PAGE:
Nuclear medicine technologists need to be physically fit because they work on their feet for long periods and lift and move patients. They also need to be able to operate complicated equipment that requires critical thinking as well as mechanical and physical abilities. They also are responsible for performing quality control checks on the scanners they use and for their other equipment. Nuclear medicine technologist can be an entry-level career or a next step for a radiologic technologist or technician who decides to pursue additional education and certification to enter the nuclear medicine field. Some nuclear medicine technologists may choose to specialize in clinical areas such as nuclear cardiology (i.e., imaging of the heart) or positron-emission tomography (PET) scanning. With work experience, nuclear medicine technologists may advance to supervisory positions, equipment sales or training, radiopharmaceutical sales, or regulatory careers.

Credentials Needed: About half of the states require nuclear medical technologists to be licensed. Requirements vary among the states, but typically applicants for licensure must be at least 18 years of age, pass a criminal background check, and meet the educational and testing requirements set by the state in which they intend to practice. Some states also may include passing the certification exams for nuclear medical technologists that are offered by either the Nuclear Medicine Technology Certification Board (NMTCB) or the American Registry of Radiologic Technologists (ARRT) as a licensing condition.

In states that do not require either NMTCB or ARRT certification as part of the licensure process, attainment of either of these credentials is voluntary, although expected, by employers. In addition, some nuclear medical technologists choose to become certified by both agencies. The NMTCB and ARRT have different eligibility requirements, but both require passing a comprehensive exam in order to earn their certification.

Since state licensure or certification requirements may change over time, the American Society of Radiologic Technologists (ASRT) provides a useful resource for checking the current licensure status for Nuclear Medicine Technologists as well as other imaging occupations. The ASRT website at ASRT - Individual State Licensure provides this information by state while the website at ASRT - States with Licensure or Certification Laws offers summary information by for each imaging career.

The NMTCB provides detailed information about its nuclear medicine technologist certification on its website at NMTCB - Certification Application Instructions. The NMTCB also offers specialty certifications in nuclear cardiology and positive emission tomography (PET).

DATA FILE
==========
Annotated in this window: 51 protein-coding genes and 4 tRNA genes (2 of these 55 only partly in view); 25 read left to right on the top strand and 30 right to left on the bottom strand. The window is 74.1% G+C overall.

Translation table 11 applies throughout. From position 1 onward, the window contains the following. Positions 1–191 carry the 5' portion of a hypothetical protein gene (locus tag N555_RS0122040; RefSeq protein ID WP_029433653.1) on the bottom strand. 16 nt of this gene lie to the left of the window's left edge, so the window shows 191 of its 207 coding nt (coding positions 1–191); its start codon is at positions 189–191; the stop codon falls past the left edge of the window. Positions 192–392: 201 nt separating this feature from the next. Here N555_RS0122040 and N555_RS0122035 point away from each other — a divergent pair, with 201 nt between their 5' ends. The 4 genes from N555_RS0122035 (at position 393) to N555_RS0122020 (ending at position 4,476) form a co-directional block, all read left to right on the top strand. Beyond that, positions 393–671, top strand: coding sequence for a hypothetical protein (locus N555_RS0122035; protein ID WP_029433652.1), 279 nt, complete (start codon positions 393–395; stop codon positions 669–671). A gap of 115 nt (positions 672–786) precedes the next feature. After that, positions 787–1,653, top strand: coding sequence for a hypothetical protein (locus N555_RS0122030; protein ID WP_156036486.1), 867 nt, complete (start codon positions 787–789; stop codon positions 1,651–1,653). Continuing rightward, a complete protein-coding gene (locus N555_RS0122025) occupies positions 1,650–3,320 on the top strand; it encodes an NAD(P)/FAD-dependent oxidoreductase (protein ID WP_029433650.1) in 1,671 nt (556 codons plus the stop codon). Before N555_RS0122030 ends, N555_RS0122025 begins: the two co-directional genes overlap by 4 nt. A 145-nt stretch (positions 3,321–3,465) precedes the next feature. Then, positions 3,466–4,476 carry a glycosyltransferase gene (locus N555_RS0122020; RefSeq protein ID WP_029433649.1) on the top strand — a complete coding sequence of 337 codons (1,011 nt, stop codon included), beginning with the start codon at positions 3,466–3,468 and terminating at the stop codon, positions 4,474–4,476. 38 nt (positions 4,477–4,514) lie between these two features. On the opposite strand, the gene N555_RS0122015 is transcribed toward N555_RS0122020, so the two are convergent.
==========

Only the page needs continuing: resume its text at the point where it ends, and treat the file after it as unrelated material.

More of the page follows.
The ARRT provides summary information about its nuclear medicine certification at ARRT - Certification. The ARRT also gives more detailed information about this certification on at its website at ARRT - Nuclear Medicine Technology Certification Handbook and Application Materials.

Some Key Things to Remember: Nuclear medicine technologists use radiopharmaceuticals to diagnose and treat diseases under the supervision of a physician. They administer these radiopharmaceuticals to patients, use imaging devices to record the distribution within a patient's body, and produce a computer-based or film image for interpretation by physicians. A two-year associate's degree in nuclear medical technology from an accredited postsecondary education and training program is the most common form of education required for an entry-level nuclear medical technologist, with a number earning a four-year bachelor's degree. About half of the states require nuclear medical technologists to be licensed.

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Job Growth and Wages
Percent Job Growth:  
2% - Little or no change
Typical Wages (National):  
Annual: $62,910 - $88,610    Hourly: $30 - $43
Physical/Medical/Health Requirements

Nuclear medicine technologists need to be physically fit because they work on their feet for long periods and lift and move patients. They also need to be able to operate complicated equipment that requires mechanical ability and physical flexibility.

Legal Requirements
General/Nationwide
State-Specific
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(Data Drawn from O*NET)
 
      

Career Snapshot

Typical Education:

Associate's Degree (High School + 2 or more Years)
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Percent Job Growth:

2% - Little or no change
Find Jobs

Typical Wages:

Annual: $62,910 - $88,610

Hourly: $30 - $43